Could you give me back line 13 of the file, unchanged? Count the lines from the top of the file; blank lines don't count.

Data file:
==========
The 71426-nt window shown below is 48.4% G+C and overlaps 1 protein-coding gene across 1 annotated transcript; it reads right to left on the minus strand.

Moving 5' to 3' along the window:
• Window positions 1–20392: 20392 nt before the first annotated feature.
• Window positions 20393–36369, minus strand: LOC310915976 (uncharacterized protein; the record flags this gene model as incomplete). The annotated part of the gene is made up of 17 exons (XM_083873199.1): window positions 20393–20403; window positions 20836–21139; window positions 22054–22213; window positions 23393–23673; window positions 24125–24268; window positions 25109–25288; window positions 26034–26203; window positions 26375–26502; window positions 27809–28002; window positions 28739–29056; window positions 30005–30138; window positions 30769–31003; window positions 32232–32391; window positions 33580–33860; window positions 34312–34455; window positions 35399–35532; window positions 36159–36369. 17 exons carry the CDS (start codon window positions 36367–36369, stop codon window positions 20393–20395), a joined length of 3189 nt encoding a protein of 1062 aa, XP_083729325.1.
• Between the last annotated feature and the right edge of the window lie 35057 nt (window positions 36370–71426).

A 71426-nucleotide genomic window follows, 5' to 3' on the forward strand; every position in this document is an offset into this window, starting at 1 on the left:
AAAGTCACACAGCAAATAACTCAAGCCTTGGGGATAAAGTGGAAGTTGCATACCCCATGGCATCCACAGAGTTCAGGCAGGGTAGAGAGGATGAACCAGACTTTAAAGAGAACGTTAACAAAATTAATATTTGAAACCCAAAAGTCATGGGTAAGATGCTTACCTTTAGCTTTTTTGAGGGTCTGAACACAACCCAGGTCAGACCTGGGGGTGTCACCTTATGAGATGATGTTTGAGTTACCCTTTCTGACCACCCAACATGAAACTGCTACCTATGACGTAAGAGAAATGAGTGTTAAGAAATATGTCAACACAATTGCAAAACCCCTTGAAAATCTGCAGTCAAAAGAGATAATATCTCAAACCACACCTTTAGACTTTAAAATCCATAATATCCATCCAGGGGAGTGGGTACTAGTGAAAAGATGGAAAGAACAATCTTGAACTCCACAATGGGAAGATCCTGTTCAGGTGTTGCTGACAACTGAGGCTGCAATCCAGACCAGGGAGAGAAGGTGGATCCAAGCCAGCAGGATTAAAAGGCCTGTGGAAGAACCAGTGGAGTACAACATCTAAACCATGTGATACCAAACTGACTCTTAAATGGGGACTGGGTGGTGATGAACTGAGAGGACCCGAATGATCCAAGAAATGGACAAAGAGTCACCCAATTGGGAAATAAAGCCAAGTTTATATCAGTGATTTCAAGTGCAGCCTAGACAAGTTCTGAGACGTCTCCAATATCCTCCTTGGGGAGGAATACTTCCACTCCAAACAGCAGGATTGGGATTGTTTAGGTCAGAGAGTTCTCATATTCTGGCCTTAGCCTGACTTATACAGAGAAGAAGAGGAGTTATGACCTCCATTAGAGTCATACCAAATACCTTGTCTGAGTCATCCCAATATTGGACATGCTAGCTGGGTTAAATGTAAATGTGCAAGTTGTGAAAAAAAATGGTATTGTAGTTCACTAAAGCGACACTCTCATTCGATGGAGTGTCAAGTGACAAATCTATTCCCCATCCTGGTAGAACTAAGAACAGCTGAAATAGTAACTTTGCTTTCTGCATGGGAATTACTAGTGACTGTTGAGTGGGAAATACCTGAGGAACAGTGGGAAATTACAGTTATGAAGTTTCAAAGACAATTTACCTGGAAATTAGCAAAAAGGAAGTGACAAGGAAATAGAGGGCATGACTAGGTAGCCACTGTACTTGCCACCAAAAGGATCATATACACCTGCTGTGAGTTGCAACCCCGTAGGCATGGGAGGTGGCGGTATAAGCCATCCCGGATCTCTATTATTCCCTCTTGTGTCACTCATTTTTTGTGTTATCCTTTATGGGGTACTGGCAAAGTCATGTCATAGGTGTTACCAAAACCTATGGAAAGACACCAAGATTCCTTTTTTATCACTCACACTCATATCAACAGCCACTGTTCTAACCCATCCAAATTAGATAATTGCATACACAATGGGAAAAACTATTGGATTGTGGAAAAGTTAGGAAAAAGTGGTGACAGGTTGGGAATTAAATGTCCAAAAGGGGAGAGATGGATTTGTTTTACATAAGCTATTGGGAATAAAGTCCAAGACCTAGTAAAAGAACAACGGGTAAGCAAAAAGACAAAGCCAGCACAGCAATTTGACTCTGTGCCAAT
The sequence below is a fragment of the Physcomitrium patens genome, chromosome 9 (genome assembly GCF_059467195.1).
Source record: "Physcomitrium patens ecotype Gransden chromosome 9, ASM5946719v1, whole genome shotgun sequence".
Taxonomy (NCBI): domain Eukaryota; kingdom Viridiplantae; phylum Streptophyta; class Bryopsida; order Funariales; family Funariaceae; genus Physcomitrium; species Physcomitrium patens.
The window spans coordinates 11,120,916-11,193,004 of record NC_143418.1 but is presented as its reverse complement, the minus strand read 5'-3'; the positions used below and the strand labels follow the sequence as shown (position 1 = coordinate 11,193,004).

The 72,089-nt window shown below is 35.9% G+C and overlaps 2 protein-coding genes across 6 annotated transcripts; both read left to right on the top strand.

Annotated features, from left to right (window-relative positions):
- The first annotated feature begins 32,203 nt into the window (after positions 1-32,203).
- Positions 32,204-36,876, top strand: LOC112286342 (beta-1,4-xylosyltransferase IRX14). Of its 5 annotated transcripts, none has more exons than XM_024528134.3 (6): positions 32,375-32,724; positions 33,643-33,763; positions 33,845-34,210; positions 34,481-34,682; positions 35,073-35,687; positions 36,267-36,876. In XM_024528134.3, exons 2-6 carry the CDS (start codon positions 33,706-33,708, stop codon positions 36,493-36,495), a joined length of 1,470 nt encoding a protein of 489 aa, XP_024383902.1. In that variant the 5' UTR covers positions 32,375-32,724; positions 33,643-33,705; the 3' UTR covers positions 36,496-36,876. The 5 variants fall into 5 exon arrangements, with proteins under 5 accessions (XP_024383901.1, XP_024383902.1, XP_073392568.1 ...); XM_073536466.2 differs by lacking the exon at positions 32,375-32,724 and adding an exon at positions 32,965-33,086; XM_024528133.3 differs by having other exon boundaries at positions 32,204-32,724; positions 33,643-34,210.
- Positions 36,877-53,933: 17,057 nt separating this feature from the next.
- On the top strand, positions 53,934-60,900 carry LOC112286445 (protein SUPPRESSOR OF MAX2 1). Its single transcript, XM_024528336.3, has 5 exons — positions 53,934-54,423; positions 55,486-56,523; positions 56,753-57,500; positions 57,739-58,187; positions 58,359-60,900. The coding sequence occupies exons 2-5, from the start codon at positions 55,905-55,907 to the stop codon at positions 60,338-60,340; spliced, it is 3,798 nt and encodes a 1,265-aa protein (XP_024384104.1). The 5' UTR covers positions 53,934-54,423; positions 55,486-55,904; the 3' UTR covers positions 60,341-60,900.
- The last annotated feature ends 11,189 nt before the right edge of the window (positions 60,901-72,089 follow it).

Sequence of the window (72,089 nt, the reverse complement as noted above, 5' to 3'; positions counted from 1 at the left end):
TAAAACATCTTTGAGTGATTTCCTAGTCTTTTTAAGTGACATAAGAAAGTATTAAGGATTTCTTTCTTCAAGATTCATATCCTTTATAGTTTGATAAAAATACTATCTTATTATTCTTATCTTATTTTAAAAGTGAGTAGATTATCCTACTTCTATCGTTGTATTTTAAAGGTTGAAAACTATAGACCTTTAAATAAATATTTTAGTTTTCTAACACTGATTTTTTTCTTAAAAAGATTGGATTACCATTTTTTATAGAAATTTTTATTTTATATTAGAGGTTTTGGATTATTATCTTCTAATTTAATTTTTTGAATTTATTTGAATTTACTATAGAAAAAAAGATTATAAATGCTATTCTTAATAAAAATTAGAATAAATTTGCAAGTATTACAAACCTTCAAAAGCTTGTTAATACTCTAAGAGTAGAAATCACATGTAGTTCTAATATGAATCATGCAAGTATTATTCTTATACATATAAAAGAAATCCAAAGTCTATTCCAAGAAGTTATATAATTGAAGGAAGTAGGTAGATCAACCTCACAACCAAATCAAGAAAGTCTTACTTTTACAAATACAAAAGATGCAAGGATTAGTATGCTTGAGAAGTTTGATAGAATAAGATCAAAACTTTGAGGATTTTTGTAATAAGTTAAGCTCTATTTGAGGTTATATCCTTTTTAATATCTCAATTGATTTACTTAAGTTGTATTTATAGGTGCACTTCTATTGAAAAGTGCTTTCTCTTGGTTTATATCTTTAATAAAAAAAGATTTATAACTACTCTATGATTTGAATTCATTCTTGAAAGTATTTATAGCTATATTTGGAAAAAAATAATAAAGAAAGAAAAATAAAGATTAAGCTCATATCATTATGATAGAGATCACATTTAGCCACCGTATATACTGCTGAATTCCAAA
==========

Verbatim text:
Annotated features, from left to right (window-relative positions):